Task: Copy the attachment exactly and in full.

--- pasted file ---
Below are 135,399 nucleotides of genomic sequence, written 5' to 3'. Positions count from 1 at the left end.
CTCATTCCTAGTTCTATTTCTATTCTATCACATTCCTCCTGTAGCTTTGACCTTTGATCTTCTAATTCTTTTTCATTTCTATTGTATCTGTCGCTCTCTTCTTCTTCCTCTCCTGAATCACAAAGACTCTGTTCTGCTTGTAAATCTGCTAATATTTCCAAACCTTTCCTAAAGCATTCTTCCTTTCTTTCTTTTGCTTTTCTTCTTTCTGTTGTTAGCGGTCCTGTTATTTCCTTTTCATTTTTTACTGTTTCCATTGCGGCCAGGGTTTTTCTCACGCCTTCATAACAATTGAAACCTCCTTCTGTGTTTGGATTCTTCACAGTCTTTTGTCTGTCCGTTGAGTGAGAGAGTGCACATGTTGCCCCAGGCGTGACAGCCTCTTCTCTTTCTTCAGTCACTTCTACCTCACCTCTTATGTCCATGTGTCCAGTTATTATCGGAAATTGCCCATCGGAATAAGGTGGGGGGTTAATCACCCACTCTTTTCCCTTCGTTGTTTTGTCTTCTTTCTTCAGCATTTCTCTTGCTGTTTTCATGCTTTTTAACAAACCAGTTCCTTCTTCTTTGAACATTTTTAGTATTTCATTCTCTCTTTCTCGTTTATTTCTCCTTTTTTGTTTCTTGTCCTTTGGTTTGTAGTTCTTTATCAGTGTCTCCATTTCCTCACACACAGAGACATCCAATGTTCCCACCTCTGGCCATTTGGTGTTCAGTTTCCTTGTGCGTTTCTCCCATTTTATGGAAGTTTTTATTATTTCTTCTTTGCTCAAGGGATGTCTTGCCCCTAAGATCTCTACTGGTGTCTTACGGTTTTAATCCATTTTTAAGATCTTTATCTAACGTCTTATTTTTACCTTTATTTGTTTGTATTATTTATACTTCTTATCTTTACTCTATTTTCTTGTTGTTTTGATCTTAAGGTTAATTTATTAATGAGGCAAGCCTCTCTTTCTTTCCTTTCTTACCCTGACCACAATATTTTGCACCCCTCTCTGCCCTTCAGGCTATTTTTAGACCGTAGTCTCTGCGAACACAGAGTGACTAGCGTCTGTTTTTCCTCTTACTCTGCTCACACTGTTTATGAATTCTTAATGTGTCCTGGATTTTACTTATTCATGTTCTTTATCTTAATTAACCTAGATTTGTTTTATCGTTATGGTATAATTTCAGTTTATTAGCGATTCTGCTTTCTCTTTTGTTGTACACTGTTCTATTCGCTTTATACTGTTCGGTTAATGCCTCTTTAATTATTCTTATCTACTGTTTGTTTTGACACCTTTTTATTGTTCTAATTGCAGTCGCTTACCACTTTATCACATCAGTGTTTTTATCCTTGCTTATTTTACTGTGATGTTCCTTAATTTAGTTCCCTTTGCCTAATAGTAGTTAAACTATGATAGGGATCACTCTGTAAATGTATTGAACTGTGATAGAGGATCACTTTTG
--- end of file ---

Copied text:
Below are 135,399 nucleotides of genomic sequence, written 5' to 3'. Positions count from 1 at the left end.
CTCATTCCTAGTTCTATTTCTATTCTATCACATTCCTCCTGTAGCTTTGACCTTTGATCTTCTAATTCTTTTTCATTTCTATTGTATCTGTCGCTCTCTTCTTCTTCCTCTCCTGAATCACAAAGACTCTGTTCTGCTTGTAAATCTGCTAATATTTCCAAACCTTTCCTAAAGCATTCTTCCTTTCTTTCTTTTGCTTTTCTTCTTTCTGTTGTTAGCGGTCCTGTTATTTCCTTTTCATTTTTTACTGTTTCCATTGCGGCCAGGGTTTTTCTCACGCCTTCATAACAATTGAAACCTCCTTCTGTGTTTGGATTCTTCACAGTCTTTTGTCTGTCCGTTGAGTGAGAGAGTGCACATGTTGCCCCAGGCGTGACAGCCTCTTCTCTTTCTTCAGTCACTTCTACCTCACCTCTTATGTCCATGTGTCCAGTTATTATCGGAAATTGCCCATCGGAATAAGGTGGGGGGTTAATCACCCACTCTTTTCCCTTCGTTGTTTTGTCTTCTTTCTTCAGCATTTCTCTTGCTGTTTTCATGCTTTTTAACAAACCAGTTCCTTCTTCTTTGAACATTTTTAGTATTTCATTCTCTCTTTCTCGTTTATTTCTCCTTTTTTGTTTCTTGTCCTTTGGTTTGTAGTTCTTTATCAGTGTCTCCATTTCCTCACACACAGAGACATCCAATGTTCCCACCTCTGGCCATTTGGTGTTCAGTTTCCTTGTGCGTTTCTCCCATTTTATGGAAGTTTTTATTATTTCTTCTTTGCTCAAGGGATGTCTTGCCCCTAAGATCTCTACTGGTGTCTTACGGTTTTAATCCATTTTTAAGATCTTTATCTAACGTCTTATTTTTACCTTTATTTGTTTGTATTATTTATACTTCTTATCTTTACTCTATTTTCTTGTTGTTTTGATCTTAAGGTTAATTTATTAATGAGGCAAGCCTCTCTTTCTTTCCTTTCTTACCCTGACCACAATATTTTGCACCCCTCTCTGCCCTTCAGGCTATTTTTAGACCGTAGTCTCTGCGAACACAGAGTGACTAGCGTCTGTTTTTCCTCTTACTCTGCTCACACTGTTTATGAATTCTTAATGTGTCCTGGATTTTACTTATTCATGTTCTTTATCTTAATTAACCTAGATTTGTTTTATCGTTATGGTATAATTTCAGTTTATTAGCGATTCTGCTTTCTCTTTTGTTGTACACTGTTCTATTCGCTTTATACTGTTCGGTTAATGCCTCTTTAATTATTCTTATCTACTGTTTGTTTTGACACCTTTTTATTGTTCTAATTGCAGTCGCTTACCACTTTATCACATCAGTGTTTTTATCCTTGCTTATTTTACTGTGATGTTCCTTAATTTAGTTCCCTTTGCCTAATAGTAGTTAAACTATGATAGGGATCACTCTGTAAATGTATTGAACTGTGATAGAGGATCACTTTTG